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Foundations’ Impact Investing Largely Talk, Study Finds

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Many private U.S. foundations that purport to engage in impact investing don’t put much of their money where their mouth is, according to a new report from the Center for Effective Philanthropy.

The study found that these foundations tend to commit very small percentages of their endowment and/or program/grant budget to impact investing.

The CEP collected data in late 2014 and early 2015 on the prevalence of impact investing and negative screening as part of a larger operational benchmarking study with large private foundations that donate $10 million or more a year.

Forty-one percent of respondents said their foundation engaged in impact investing. Of these, 46% focused on community development, 42% on employment/economic development and 38% on education.

A median 2% of these foundations’ endowments went toward impact investing, and just 0.5% of program/grant budgets were allocated to the activity.

The CEP distinguished between impact investing — investing in companies, organizations and funds in order to generate both social and environmental impact and a financial return — and negative screen, which excludes certain companies or organizations from the investment portfolio.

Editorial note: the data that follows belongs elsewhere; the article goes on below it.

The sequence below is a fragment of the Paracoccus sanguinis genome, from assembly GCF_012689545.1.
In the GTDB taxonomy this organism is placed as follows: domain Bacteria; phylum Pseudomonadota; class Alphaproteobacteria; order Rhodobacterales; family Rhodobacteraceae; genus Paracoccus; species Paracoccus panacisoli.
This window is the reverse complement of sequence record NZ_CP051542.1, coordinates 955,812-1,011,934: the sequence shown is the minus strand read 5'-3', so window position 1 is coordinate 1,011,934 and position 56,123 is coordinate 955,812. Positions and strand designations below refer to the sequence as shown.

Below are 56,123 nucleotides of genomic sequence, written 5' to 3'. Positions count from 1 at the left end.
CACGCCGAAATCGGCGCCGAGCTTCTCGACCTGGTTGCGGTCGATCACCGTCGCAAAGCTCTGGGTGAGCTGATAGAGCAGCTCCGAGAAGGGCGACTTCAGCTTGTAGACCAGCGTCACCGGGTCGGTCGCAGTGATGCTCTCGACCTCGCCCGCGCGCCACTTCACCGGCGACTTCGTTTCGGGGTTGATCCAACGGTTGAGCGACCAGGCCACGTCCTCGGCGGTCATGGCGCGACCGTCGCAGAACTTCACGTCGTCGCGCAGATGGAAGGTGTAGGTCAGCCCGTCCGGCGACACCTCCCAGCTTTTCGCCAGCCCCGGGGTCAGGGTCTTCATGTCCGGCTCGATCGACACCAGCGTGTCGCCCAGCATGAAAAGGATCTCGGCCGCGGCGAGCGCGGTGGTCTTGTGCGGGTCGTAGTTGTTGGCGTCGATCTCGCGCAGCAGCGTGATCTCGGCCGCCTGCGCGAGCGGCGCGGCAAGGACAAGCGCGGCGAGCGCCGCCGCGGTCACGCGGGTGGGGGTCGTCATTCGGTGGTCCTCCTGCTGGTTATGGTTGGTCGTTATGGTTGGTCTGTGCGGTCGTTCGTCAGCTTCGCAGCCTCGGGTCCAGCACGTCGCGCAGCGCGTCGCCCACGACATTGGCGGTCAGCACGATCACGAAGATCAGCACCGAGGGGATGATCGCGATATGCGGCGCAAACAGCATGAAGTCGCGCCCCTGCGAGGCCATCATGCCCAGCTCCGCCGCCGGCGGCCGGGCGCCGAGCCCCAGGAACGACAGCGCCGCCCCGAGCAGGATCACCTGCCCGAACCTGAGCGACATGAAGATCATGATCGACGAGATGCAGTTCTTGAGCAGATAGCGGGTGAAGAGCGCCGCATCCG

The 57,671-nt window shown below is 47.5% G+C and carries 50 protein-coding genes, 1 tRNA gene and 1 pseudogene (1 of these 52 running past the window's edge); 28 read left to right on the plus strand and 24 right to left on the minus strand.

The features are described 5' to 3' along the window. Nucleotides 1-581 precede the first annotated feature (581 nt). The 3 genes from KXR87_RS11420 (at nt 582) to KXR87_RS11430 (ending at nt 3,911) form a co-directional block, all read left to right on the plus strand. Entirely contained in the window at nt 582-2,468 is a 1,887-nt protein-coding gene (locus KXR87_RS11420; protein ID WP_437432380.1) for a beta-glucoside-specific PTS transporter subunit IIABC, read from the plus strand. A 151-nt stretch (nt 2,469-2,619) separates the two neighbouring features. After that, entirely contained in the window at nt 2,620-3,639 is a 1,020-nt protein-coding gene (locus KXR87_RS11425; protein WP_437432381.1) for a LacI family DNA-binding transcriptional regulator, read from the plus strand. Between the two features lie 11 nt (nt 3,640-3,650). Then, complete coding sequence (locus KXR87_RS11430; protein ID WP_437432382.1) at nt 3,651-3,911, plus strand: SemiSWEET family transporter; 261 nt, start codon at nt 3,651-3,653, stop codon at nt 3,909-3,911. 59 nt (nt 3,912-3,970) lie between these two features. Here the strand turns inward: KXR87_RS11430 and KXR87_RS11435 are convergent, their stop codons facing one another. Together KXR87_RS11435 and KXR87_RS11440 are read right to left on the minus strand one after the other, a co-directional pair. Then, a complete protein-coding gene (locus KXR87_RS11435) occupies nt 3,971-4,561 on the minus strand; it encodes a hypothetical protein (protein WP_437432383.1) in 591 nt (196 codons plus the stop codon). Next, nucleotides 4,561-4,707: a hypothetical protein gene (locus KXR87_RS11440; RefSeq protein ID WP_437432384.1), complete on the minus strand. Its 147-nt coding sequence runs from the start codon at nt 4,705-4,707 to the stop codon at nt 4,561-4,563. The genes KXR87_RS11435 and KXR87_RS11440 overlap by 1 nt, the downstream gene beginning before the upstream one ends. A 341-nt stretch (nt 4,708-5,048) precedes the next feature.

The data showed that 83% of foundation respondents did not exclude particular companies from their investment portfolios by using negative screening.


The survey found that 86% of foundation leaders said achieving a financial return was a “very important” factor in their organizations’ decision-making about impact investing and negative screening.

Thirty-six percent said achieving the foundation’s philanthropic goals was very important, and only 8% said that investing in companies that aligned with their foundation’s values or mission was very important.

Moreover, 82% said their board interpreted its fiduciary responsibility as focusing on the financial return on the foundation’s investments.

Responding foundations that did not engage in impact investing cited three main reasons:

  • The foundation did not believe impact investing would help it achieve its goals
  • The foundation did not have the right expertise, skills or staff to engage in impact investing
  • The foundation prioritized or focused exclusively on achieving a financial return in its investing practices

The CEP said it was uncertain how hardened these views were, or to what extent they were a source of active debate and discussion in boardrooms.

“For now, the story appears to be one of few investment dollars allocated with considerations other than financial returns in mind. With many foundations unsure of their future plans, however, the story is likely still being written.”

— Check out Colleges Face Roadblocks to Socially Responsible Investing on ThinkAdvisor.